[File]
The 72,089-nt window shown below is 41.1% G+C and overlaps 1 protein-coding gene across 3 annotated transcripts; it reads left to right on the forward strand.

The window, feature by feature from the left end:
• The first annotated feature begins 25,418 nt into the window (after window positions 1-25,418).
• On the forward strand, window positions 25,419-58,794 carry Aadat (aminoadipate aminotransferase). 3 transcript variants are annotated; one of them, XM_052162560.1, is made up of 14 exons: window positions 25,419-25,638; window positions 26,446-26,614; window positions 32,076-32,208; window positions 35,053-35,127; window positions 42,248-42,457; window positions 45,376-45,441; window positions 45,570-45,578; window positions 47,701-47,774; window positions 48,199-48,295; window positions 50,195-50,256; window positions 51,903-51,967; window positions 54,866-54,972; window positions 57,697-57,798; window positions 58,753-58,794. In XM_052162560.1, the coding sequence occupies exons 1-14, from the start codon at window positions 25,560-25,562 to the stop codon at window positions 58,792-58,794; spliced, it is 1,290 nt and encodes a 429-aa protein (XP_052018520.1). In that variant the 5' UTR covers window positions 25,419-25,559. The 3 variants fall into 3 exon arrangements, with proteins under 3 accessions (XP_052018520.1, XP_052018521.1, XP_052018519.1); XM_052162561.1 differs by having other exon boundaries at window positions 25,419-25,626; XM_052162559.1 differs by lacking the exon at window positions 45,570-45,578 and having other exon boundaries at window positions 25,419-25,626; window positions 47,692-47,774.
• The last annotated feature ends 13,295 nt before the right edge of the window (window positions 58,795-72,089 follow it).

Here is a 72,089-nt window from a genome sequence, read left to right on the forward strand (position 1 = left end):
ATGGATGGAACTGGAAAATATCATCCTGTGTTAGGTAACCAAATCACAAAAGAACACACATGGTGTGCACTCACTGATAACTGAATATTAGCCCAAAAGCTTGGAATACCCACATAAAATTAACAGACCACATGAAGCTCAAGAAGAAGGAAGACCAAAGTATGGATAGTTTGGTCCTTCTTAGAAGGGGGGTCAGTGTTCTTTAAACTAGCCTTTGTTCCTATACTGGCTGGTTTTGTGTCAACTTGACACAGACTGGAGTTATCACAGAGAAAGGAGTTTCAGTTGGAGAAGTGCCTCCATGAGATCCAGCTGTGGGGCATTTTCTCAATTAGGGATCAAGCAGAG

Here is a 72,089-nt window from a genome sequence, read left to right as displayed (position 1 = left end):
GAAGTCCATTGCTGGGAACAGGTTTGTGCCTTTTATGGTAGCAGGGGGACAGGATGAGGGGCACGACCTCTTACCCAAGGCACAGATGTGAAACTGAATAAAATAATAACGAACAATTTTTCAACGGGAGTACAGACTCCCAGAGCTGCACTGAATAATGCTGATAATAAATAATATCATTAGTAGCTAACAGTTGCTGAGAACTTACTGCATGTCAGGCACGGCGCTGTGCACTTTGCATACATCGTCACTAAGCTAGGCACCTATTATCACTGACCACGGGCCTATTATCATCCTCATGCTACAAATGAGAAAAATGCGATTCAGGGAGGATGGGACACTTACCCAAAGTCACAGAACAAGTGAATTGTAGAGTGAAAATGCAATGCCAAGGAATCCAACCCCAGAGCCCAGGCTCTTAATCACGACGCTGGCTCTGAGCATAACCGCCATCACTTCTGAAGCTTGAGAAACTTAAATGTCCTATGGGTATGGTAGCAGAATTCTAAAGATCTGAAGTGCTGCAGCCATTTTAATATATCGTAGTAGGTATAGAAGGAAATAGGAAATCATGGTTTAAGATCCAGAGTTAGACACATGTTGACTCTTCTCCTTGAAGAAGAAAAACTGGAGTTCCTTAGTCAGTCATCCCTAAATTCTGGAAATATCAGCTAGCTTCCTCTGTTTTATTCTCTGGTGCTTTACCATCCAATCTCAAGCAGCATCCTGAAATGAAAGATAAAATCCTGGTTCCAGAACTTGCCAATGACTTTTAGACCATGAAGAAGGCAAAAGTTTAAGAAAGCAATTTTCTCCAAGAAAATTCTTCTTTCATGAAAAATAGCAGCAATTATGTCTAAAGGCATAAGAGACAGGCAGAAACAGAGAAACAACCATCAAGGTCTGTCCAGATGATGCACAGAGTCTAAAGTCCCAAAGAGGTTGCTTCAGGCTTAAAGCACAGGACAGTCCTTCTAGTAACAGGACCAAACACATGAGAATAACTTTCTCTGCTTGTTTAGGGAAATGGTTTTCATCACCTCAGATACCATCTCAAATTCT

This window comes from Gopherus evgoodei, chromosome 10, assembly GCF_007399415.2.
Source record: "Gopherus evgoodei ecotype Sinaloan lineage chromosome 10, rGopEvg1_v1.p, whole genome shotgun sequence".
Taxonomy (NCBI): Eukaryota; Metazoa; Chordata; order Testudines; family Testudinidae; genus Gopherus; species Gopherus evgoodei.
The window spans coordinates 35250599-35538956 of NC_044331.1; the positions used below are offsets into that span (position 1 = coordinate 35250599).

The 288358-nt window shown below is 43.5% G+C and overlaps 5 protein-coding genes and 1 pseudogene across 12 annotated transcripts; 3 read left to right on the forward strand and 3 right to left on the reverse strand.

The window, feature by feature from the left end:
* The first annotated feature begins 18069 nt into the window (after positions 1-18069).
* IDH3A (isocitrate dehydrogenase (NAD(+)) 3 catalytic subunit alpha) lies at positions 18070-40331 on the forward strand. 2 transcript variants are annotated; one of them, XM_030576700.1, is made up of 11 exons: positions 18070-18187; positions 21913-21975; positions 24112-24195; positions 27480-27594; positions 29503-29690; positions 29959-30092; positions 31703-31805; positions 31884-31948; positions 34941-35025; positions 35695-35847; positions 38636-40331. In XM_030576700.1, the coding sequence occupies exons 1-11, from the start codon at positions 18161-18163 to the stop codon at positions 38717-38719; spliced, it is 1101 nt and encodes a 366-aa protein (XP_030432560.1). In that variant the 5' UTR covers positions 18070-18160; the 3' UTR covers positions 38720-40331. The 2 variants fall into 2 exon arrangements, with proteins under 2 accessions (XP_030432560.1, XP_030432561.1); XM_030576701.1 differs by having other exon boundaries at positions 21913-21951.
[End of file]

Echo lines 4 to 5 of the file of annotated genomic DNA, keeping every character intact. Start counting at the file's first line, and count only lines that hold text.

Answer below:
• On the forward strand, window positions 25,419-58,794 carry Aadat (aminoadipate aminotransferase). 3 transcript variants are annotated; one of them, XM_052162560.1, is made up of 14 exons: window positions 25,419-25,638; window positions 26,446-26,614; window positions 32,076-32,208; window positions 35,053-35,127; window positions 42,248-42,457; window positions 45,376-45,441; window positions 45,570-45,578; window positions 47,701-47,774; window positions 48,199-48,295; window positions 50,195-50,256; window positions 51,903-51,967; window positions 54,866-54,972; window positions 57,697-57,798; window positions 58,753-58,794. In XM_052162560.1, the coding sequence occupies exons 1-14, from the start codon at window positions 25,560-25,562 to the stop codon at window positions 58,792-58,794; spliced, it is 1,290 nt and encodes a 429-aa protein (XP_052018520.1). In that variant the 5' UTR covers window positions 25,419-25,559. The 3 variants fall into 3 exon arrangements, with proteins under 3 accessions (XP_052018520.1, XP_052018521.1, XP_052018519.1); XM_052162561.1 differs by having other exon boundaries at window positions 25,419-25,626; XM_052162559.1 differs by lacking the exon at window positions 45,570-45,578 and having other exon boundaries at window positions 25,419-25,626; window positions 47,692-47,774.
• The last annotated feature ends 13,295 nt before the right edge of the window (window positions 58,795-72,089 follow it).